How much roster turnover will be needed?

Well, here we go. The final stretch.

The Nationals will kick off a three-game series against the Cardinals in St. Louis tonight, then fly to Phoenix for three more to close out the regular season.

They currently sit five games back of both the Pirates and the Reds with six games to play. If the Nats make up those five games, they’ll have a one-game playoff to determine who will earn the final National League wild card spot. In order to pull one of the greatest comebacks ever and earn that wild card spot outright, they’ll have to win out, and then also see either the Pirates or Reds lose their final six.

The odds of the Nationals pulling off one of those options and reaching the playoff? has them at 0.2 percent.

Davey Johnson might still be optimistic, but the numbers sure aren’t.

General manager Mike Rizzo will have a lot of important decisions to make this offseason regarding the future of this team. There, of course, will be the managerial decision, which could pit an internal candidate like bench coach Randy Knorr against an outside candidate like Diamondbacks third base coach Matt Williams.

But while the Nats will obviously have a new manager after Johnson moves out of the dugout, there are some changes that could be made on the field, as well. There have been some around the game who have mentioned the possibility of trading first baseman Adam LaRoche, opening up that spot to either acquire a corner infielder via a trade or free agency, or move Ryan Zimmerman to first base and slide Anthony Rendon across the diamond to play third.

The Nats could add another veteran starter via free agency to supplement their rotation, something they’ve done the last two offseasons. They could also use some of their young talent to make a major deal to shake things up.

The Nats’ 2013 roster is lined up to look very similar in 2014 based on the contract situations of most players, but that doesn’t mean that things will necessarily stay static.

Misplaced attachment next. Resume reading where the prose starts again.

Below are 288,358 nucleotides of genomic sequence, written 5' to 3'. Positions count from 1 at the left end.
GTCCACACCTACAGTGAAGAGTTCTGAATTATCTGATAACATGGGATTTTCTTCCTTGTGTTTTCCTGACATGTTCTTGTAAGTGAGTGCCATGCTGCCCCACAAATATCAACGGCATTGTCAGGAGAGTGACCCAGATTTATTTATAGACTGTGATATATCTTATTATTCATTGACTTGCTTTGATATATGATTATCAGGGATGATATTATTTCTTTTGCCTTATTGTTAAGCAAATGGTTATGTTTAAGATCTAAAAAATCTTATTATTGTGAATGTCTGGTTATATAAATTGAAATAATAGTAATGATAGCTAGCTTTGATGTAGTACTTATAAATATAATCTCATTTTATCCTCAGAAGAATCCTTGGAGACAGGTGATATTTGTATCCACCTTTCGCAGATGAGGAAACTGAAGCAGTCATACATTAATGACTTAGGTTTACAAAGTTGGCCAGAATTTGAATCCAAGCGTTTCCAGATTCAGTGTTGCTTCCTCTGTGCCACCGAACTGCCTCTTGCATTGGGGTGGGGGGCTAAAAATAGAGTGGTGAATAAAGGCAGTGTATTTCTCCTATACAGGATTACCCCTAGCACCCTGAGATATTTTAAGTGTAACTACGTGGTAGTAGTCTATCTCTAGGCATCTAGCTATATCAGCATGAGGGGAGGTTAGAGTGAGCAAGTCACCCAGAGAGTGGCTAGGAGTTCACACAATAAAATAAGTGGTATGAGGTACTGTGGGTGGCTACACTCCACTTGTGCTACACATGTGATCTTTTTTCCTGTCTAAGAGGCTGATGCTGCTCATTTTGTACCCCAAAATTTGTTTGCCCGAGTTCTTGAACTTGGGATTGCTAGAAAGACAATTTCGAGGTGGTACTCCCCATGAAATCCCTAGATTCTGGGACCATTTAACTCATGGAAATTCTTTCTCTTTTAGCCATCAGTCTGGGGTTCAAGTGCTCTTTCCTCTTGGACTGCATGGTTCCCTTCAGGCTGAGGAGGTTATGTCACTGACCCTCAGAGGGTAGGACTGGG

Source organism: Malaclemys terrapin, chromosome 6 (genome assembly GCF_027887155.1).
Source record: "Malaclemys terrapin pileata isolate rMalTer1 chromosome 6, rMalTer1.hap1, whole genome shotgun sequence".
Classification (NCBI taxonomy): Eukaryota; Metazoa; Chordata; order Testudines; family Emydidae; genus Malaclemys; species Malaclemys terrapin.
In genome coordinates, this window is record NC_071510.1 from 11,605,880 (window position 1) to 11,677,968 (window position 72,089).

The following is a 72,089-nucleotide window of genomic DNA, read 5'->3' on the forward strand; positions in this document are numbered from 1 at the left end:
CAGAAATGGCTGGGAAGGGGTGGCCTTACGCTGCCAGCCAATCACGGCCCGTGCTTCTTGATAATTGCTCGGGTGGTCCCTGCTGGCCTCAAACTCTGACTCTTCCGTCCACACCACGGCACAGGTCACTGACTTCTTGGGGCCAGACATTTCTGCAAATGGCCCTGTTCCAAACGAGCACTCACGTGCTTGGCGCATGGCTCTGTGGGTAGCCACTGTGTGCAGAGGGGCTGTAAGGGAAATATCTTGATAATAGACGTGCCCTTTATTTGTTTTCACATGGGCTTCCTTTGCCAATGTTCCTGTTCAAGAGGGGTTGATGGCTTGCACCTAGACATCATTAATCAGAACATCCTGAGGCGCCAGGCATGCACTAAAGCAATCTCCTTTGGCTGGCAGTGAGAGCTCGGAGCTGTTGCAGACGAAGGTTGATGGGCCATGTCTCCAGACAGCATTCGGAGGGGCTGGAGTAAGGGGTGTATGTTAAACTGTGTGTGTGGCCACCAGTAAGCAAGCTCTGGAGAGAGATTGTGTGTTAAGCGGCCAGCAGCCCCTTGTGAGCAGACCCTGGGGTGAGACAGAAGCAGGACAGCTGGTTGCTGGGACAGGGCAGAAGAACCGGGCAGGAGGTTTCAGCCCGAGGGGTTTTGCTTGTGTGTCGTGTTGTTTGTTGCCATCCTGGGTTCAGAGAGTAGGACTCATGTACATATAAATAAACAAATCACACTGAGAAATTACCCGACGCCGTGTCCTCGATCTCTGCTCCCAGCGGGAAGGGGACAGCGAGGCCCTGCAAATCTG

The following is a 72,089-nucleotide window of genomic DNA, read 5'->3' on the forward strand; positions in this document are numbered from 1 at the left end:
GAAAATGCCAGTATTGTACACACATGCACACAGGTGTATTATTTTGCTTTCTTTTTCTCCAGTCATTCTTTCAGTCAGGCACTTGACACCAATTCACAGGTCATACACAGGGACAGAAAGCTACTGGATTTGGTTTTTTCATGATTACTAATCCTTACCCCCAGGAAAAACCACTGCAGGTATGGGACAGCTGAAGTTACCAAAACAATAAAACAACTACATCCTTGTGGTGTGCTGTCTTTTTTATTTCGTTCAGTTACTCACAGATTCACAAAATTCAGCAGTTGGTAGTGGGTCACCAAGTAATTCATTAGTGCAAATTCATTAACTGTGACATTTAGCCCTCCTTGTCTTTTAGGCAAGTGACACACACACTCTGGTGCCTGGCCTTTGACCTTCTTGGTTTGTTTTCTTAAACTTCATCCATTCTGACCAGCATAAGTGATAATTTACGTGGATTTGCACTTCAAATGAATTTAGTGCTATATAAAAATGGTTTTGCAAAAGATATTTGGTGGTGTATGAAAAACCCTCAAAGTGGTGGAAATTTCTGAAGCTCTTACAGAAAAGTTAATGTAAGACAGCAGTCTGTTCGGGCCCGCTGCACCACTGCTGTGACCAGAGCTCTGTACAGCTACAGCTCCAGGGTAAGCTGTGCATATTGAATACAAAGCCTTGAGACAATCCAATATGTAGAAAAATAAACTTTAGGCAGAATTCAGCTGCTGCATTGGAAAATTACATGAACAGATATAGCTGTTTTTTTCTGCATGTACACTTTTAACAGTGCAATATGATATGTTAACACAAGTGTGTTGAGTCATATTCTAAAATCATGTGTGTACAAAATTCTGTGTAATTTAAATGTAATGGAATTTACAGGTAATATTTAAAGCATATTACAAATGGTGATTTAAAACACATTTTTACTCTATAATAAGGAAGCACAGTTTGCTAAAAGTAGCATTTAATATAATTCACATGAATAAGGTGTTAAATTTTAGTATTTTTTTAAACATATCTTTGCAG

That said, one player largely hopes it does. Dan Haren signed a one-year deal with the Nats this winter, and he realizes that based on how he’s performed this season, he’s unlikely to return next year. But Haren likes the talent that the Nats have assembled around him this season, and feels that the Nats would be unwise to make major changes this offseason.

“This area has a lot to look forward to,” Haren said. “I think last year, in L.A., we won, I think, 89-90 games and they kind of blew up the team. I think they struggled most of the year and have gotten on track lately here. I think that was the wrong thing to do. I know there’ll be some subtle changes (here), me probably being one of them. But I think the most important thing is to keep this group together.

“This could be a building block. Last year they had a great year. This year, we showed a lot of fight here these last few months and I think as close as things can stay to the guys in this room, I think, the better. That’s top down, manager-wise. I think Randy can step in and do a real good job. I think the guys overall seem to really like him. That just kind of goes into the organization not really needing to do too much. We got off to a slow start but I think we learned a lot of things.”

Some might look at the way the Nationals played in the first four months of this season and say that Rizzo needs to make some major changes to the roster over the winter. Others might see the last two months as an indicator that the Nats have the pieces in place that they need to be successful in 2014.

For whatever it’s worth, you can toss Haren, an 11-year veteran who has been a part of five different major league organizations during that time, into the latter category.

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